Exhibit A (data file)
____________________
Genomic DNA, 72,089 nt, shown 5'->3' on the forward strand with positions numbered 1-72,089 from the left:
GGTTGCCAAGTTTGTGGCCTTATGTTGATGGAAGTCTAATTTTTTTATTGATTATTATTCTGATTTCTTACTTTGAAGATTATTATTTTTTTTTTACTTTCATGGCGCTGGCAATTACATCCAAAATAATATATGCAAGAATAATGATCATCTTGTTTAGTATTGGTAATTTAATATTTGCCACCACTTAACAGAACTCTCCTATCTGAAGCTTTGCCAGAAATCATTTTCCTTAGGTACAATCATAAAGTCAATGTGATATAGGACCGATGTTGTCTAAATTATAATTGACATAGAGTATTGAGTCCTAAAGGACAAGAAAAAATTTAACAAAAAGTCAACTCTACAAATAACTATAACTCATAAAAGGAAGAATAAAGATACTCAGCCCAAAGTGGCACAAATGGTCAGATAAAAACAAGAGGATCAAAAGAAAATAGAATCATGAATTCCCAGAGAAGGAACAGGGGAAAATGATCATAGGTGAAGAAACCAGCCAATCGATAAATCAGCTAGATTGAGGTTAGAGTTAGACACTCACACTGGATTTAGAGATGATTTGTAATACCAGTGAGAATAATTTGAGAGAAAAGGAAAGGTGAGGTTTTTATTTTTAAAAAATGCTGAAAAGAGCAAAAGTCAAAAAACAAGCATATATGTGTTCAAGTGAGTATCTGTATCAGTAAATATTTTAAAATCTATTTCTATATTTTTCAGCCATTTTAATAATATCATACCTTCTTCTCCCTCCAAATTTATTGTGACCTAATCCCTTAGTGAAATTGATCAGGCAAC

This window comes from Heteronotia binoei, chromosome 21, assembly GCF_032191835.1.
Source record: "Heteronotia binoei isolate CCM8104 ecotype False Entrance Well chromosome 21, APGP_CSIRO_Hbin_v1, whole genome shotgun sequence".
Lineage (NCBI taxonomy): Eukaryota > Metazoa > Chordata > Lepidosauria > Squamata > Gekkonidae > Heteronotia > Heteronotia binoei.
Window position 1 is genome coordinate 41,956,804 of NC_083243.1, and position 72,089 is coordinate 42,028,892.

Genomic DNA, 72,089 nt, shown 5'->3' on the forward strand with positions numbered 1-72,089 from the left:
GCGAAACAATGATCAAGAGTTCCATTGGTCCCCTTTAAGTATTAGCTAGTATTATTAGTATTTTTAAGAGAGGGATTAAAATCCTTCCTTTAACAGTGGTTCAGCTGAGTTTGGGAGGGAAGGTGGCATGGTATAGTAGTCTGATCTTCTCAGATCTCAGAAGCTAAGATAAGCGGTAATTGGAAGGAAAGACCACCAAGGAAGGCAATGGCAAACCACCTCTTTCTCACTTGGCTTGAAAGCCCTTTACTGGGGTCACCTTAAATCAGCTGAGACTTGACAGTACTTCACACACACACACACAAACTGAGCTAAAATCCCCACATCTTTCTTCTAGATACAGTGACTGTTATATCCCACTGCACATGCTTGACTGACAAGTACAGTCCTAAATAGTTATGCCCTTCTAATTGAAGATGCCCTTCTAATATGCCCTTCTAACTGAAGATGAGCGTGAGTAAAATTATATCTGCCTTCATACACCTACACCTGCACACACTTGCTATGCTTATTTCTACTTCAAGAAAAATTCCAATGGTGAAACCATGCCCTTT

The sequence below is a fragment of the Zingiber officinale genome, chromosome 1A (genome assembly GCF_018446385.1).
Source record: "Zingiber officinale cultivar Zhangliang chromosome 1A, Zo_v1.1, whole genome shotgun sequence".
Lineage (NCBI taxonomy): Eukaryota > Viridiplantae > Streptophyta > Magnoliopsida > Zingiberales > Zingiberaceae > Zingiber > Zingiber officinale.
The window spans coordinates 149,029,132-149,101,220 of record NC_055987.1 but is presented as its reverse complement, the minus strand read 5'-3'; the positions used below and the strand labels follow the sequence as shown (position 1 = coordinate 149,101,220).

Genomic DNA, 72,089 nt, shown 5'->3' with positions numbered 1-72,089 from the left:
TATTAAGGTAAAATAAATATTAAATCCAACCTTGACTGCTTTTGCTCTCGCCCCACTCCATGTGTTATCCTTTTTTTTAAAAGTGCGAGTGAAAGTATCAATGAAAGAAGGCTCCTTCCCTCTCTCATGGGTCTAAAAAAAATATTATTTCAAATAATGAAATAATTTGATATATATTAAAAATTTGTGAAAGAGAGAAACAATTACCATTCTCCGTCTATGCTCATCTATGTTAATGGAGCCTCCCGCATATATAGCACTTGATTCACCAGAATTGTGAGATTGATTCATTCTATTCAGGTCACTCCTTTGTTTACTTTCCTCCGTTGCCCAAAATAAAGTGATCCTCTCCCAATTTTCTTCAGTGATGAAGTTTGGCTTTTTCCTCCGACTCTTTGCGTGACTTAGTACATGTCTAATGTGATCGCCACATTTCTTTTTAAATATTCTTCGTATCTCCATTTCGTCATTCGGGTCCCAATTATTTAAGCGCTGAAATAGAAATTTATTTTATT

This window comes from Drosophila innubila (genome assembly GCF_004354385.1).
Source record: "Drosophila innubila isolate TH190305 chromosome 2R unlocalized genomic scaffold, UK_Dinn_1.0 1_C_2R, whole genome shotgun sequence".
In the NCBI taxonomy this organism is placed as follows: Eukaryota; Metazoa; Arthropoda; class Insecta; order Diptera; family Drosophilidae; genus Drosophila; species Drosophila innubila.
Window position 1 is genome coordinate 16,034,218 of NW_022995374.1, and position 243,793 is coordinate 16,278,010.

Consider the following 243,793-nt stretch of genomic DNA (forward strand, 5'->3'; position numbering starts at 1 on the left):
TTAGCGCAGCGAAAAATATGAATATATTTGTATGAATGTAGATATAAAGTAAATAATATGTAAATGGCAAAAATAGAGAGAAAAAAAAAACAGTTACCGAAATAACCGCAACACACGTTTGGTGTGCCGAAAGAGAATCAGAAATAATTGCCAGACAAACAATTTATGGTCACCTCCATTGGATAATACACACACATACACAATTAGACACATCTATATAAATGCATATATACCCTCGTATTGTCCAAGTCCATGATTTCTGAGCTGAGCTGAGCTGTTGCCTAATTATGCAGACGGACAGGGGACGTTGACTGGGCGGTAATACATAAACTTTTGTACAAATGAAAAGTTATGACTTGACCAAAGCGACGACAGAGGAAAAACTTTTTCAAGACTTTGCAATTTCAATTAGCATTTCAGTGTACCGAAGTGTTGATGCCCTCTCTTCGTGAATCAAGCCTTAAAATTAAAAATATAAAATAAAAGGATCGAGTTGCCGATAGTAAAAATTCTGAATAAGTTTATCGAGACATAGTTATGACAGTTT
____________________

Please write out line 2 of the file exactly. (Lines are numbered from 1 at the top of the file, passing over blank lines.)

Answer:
GGTTGCCAAGTTTGTGGCCTTATGTTGATGGAAGTCTAATTTTTTTATTGATTATTATTCTGATTTCTTACTTTGAAGATTATTATTTTTTTTTTACTTTCATGGCGCTGGCAATTACATCCAAAATAATATATGCAAGAATAATGATCATCTTGTTTAGTATTGGTAATTTAATATTTGCCACCACTTAACAGAACTCTCCTATCTGAAGCTTTGCCAGAAATCATTTTCCTTAGGTACAATCATAAAGTCAATGTGATATAGGACCGATGTTGTCTAAATTATAATTGACATAGAGTATTGAGTCCTAAAGGACAAGAAAAAATTTAACAAAAAGTCAACTCTACAAATAACTATAACTCATAAAAGGAAGAATAAAGATACTCAGCCCAAAGTGGCACAAATGGTCAGATAAAAACAAGAGGATCAAAAGAAAATAGAATCATGAATTCCCAGAGAAGGAACAGGGGAAAATGATCATAGGTGAAGAAACCAGCCAATCGATAAATCAGCTAGATTGAGGTTAGAGTTAGACACTCACACTGGATTTAGAGATGATTTGTAATACCAGTGAGAATAATTTGAGAGAAAAGGAAAGGTGAGGTTTTTATTTTTAAAAAATGCTGAAAAGAGCAAAAGTCAAAAAACAAGCATATATGTGTTCAAGTGAGTATCTGTATCAGTAAATATTTTAAAATCTATTTCTATATTTTTCAGCCATTTTAATAATATCATACCTTCTTCTCCCTCCAAATTTATTGTGACCTAATCCCTTAGTGAAATTGATCAGGCAAC